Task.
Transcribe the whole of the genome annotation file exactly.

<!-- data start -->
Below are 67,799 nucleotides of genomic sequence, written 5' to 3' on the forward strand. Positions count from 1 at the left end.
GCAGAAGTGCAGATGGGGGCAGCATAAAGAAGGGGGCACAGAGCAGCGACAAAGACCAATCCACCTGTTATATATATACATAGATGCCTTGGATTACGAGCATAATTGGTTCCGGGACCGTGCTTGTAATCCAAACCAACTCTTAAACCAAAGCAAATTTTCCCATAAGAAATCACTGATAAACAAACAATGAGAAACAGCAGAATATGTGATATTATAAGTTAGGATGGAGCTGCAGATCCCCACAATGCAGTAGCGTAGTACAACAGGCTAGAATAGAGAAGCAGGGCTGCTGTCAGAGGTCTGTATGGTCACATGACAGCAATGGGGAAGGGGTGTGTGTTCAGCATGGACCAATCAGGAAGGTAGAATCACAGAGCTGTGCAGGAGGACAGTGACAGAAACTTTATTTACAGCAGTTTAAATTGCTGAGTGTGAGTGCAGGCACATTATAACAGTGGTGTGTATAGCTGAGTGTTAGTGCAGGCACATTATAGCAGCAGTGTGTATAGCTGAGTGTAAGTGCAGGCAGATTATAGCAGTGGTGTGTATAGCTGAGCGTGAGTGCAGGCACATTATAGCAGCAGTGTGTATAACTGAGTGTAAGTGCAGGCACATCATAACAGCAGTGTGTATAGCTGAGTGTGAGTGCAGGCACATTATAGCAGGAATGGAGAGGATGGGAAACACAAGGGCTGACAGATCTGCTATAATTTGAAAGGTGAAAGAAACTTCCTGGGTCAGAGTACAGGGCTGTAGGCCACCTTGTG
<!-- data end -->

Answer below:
Below are 67,799 nucleotides of genomic sequence, written 5' to 3' on the forward strand. Positions count from 1 at the left end.
GCAGAAGTGCAGATGGGGGCAGCATAAAGAAGGGGGCACAGAGCAGCGACAAAGACCAATCCACCTGTTATATATATACATAGATGCCTTGGATTACGAGCATAATTGGTTCCGGGACCGTGCTTGTAATCCAAACCAACTCTTAAACCAAAGCAAATTTTCCCATAAGAAATCACTGATAAACAAACAATGAGAAACAGCAGAATATGTGATATTATAAGTTAGGATGGAGCTGCAGATCCCCACAATGCAGTAGCGTAGTACAACAGGCTAGAATAGAGAAGCAGGGCTGCTGTCAGAGGTCTGTATGGTCACATGACAGCAATGGGGAAGGGGTGTGTGTTCAGCATGGACCAATCAGGAAGGTAGAATCACAGAGCTGTGCAGGAGGACAGTGACAGAAACTTTATTTACAGCAGTTTAAATTGCTGAGTGTGAGTGCAGGCACATTATAACAGTGGTGTGTATAGCTGAGTGTTAGTGCAGGCACATTATAGCAGCAGTGTGTATAGCTGAGTGTAAGTGCAGGCAGATTATAGCAGTGGTGTGTATAGCTGAGCGTGAGTGCAGGCACATTATAGCAGCAGTGTGTATAACTGAGTGTAAGTGCAGGCACATCATAACAGCAGTGTGTATAGCTGAGTGTGAGTGCAGGCACATTATAGCAGGAATGGAGAGGATGGGAAACACAAGGGCTGACAGATCTGCTATAATTTGAAAGGTGAAAGAAACTTCCTGGGTCAGAGTACAGGGCTGTAGGCCACCTTGTG